Tuesday, January 8, 2013

#622: The poster-child for stressing-out

Late August, 1999. Two days after my 40th birthday. After taking my first week off from work in 3 years, by 8:30 am Monday I'm back at my desk, trying to pull-together the next issue of the small weekly newspaper I've been editing since May.
It's an absolutely normal Monday. There's a lot of work to do, a big pile of paperwork in front of me, & nobody did much to prepare for the next issue while I was gone. But I've been working 50+ hours a week since May, so I'm getting used to it. Everything is going exactly as I expected.
But I'm having trouble with it.
By 9:30 am I start to hyperventilate. I can't relax. My hands and arms are getting all tingly. I can't stop panting for breath. I call a therapist I've been talking to about work-related stress and marriage problems. He recommends getting out of the building and getting something to eat.
But I can't leave -- there's too much work to do. I can't push it off on my co-workers, either -- they're wrapped-up in their own work. I try eating. It doesn't help. I try organizing a long schedule of events for a quickly-approaching town festival, the one thing that MUST be on the next front page. But I can't focus. I can't MAKE it make sense. I can't even get the list of happenings typed.
I drink some water. I try to walk around a little, but my legs are all wobbly. My arms are going numb. My heart is racing. And I can't slow down my breathing.
I call my therapist back. He ORDERS me to get out of the building. But it's too late.
At noon, I ask our receptionist if she could do me a favor and call my wife. And an ambulance. I can't seem to do it myself. I can't breathe. I can't get enough air. For some reason it seems like there will be more air on the floor, so I go there.
By 12:15 I'm stretched out on my back on the office floor, still hyperventilating. My arms are numb, my hands locked into fists. My legs are cramping and folding up. I moan for someone to help me, but nobody will even come talk to me.
At the edge of my vision, I can see the head of the reporter I just hired, standing nearby, watching, but she won't get closer. I'm scaring her. I'm scaring myself. I can hear phones ringing and people talking and Monday going on, but I'm stuck on the floor alone and I can't move. I'm left to gasp and flop like a fish. I'm helpless.
Finally an EMT appears & I try to tell her what's wrong. Another EMT appears, they put me on a gurney & I'm wheeled outside into an ambulance. I notice vaguely that a crowd has gathered. My co-workers are calling my name and telling me to hang in there. My wife has appeared and says she'll follow me to the hospital.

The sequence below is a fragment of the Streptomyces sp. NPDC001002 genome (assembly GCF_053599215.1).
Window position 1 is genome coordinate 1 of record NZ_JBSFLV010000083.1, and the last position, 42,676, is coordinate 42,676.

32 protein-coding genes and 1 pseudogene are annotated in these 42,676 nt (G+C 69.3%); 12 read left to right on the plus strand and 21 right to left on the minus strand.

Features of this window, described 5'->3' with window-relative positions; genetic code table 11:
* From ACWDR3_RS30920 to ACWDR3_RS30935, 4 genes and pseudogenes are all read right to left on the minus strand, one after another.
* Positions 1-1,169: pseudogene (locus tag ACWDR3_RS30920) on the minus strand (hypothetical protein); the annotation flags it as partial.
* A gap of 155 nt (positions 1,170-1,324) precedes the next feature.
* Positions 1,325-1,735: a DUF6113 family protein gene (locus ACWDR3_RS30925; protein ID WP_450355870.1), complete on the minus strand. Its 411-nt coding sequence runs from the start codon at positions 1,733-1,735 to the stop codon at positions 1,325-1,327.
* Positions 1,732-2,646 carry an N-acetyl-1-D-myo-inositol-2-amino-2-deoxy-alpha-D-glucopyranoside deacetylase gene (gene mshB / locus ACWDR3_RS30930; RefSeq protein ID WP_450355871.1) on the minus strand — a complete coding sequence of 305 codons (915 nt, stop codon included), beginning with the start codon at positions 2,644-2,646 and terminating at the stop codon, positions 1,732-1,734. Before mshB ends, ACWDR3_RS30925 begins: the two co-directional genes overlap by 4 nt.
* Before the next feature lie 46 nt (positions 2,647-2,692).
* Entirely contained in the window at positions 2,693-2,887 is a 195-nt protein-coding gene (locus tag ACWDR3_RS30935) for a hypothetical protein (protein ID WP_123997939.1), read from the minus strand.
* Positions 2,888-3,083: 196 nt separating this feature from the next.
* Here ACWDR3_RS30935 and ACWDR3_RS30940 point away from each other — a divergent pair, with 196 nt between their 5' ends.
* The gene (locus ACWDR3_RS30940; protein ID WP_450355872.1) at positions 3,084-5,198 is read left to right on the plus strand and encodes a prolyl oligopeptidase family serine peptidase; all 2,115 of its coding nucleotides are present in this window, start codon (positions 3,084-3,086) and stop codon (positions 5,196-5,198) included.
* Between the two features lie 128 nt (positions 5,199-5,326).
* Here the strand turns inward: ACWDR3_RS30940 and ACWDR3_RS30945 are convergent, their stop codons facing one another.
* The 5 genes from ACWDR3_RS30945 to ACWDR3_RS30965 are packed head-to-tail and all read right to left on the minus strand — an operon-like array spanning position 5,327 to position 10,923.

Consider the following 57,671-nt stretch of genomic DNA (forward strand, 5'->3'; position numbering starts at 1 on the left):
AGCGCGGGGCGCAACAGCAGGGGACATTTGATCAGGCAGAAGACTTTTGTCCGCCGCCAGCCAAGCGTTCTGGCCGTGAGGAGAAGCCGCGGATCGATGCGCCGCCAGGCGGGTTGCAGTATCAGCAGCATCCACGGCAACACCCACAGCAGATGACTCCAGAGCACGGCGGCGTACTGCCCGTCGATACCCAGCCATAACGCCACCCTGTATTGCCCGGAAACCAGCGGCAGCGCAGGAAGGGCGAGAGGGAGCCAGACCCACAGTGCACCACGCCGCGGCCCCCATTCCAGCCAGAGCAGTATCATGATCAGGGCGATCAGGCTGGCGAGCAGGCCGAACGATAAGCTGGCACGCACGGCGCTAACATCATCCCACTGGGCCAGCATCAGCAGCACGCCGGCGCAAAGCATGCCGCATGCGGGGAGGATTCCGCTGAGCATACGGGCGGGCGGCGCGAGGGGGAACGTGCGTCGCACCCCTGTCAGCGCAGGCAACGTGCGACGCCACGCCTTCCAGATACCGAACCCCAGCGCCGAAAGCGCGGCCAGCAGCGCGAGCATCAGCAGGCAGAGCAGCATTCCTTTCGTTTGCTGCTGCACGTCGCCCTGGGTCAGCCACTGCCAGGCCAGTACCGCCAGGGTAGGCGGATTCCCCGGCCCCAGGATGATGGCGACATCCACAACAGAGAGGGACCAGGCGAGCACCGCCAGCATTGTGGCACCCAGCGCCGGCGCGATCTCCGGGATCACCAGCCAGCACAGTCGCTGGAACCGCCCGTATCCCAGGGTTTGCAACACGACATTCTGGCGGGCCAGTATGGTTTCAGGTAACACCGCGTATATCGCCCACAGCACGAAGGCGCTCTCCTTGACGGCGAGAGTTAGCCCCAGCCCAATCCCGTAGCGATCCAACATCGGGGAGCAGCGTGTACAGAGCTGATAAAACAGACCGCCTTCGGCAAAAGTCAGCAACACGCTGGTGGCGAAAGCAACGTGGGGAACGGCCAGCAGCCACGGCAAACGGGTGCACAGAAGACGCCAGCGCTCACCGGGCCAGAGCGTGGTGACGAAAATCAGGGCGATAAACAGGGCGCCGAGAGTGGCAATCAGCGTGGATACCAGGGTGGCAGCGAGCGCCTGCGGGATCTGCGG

In the ambulance, the EMTs give me SOMETHING & try to determine if I'm having a heart attack. I'm SURE that's what's happening. I'm convinced that I'm gonna die, 2 days after my 40th birthday.
In the emergency room, they run tests & try to bring my breathing under control. They have to teach me how to breathe again. It takes awhile.
When I'm stable, they admit me to the hospital & put me in the cardiac critical care unit til they determine if I've had a heart attack. It looks like I'm gonna be there for awhile.
My wife appears, and we cry all over each other. We both note the timing of this "attack," & without trying 2 make Too Big A Deal out of it, we both wonder if I've been pushing things too hard & if somebody's trying to send me A Message.
She stays for awhile, then has to leave to go check on the kids. She sez she'll bring me back something to read in case I'm stuck here overnight.
And as soon as she leaves, I'm overcome by the most intense feelings of RELIEF that I've possibly ever felt -- as if this bed, in this place, is EXACTLY where I wanted to be, exactly where I was headed from the moment I woke up this morning. It's safe & quiet here. And someone else is gonna havta run the newspaper for me.
And then I cry like a baby.
Eventually, 1 of the ER docs comes in & tells me I DIDN'T have a heart attack -- I had an anxiety attack. A nurse tells me they can prescribe some anti-anxiety meds, but they won't solve my problem -- that my problem is whatever's kicking around in my head.
Then they release me.
I take a day off to think it over, then go to work on Weds & resign as the editor. But I offer to work as a full-time reporter to make up for it. This is a mistake, but I was always happier writing full-time anyway.
I try the anti-anxiety meds, & once I get used to the "zombie effect," they're not bad -- I feel like me with all the stress removed. It's sorta enjoyable.
But the stress continues -- there's just as much, if not more, with reporting full-time. & I knew that. But this is my 1st step in moving away from my 20-year career in journalism. & it takes me 2 more years to give up & get out of it entirely.

Don't let this happen to you. If you're in a high-stress job that overworks you to the point of breakdown, get away from it. Figure out some other way to pay your bills. Don't give your life to a career where nobody keeps score. Because the things you'll lose are things you might never get back -- spouse, children, possibly your health, maybe your life. It ain't worth it.
I was stupid. Looking back, I wish I hadn't sold myself so cheap. & I wish I'd known I was living The Good Life while I was IN it....

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